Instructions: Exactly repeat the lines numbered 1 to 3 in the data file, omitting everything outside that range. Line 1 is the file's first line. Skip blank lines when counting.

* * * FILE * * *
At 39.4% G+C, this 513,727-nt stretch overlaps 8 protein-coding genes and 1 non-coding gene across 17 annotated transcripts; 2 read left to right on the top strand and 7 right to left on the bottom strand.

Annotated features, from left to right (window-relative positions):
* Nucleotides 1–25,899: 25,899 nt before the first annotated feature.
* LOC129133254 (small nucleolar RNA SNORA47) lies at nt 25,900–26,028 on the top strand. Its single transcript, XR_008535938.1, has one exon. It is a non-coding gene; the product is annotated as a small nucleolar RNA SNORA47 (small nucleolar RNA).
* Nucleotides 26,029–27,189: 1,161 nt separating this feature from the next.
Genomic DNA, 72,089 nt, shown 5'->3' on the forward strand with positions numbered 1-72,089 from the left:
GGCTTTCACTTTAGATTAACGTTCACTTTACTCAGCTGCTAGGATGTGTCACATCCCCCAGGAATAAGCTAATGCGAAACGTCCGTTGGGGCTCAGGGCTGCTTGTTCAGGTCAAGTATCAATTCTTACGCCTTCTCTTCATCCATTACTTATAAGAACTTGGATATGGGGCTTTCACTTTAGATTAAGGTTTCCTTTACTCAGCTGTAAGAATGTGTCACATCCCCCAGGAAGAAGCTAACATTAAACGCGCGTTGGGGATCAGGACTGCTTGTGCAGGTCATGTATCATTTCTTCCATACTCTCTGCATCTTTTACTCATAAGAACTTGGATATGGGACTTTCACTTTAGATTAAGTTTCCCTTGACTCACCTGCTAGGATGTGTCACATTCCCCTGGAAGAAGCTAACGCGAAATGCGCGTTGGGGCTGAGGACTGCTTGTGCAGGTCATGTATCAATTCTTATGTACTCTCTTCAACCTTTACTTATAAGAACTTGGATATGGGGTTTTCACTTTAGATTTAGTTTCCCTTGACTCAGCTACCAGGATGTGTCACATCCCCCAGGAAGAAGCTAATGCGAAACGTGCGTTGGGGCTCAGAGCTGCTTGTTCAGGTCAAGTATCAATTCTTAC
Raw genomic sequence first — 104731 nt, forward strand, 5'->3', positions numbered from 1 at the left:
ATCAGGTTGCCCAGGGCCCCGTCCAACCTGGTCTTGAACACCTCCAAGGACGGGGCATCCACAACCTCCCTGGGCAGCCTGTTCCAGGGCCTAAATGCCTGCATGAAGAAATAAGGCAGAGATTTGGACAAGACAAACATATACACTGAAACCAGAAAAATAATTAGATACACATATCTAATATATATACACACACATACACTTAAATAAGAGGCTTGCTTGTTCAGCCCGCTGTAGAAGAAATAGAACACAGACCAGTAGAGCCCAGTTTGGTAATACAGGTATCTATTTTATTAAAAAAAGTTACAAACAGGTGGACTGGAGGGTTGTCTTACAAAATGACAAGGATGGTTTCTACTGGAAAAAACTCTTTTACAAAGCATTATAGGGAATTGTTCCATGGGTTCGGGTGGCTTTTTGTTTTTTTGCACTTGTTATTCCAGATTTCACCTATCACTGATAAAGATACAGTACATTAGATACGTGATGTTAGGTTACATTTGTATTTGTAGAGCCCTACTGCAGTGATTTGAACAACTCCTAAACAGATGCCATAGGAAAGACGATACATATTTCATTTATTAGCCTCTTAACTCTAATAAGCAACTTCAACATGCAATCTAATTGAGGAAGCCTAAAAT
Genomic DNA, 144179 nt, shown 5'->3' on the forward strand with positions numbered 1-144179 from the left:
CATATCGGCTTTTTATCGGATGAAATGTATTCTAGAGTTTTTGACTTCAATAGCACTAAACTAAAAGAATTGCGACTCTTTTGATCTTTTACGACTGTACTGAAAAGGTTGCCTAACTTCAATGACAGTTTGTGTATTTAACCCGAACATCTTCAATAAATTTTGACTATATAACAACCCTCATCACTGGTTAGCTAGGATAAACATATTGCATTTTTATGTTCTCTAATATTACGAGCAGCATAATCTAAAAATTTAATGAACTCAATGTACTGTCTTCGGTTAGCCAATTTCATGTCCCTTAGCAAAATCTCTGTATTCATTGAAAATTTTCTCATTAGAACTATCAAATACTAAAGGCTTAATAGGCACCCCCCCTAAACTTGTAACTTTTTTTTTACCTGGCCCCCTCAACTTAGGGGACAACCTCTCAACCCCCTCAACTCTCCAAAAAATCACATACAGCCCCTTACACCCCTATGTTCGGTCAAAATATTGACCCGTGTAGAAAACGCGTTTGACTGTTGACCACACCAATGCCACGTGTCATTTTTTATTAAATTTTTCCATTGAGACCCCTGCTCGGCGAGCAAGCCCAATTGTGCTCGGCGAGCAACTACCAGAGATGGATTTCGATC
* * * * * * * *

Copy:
At 39.4% G+C, this 513,727-nt stretch overlaps 8 protein-coding genes and 1 non-coding gene across 17 annotated transcripts; 2 read left to right on the top strand and 7 right to left on the bottom strand.

Annotated features, from left to right (window-relative positions):
* Nucleotides 1–25,899: 25,899 nt before the first annotated feature.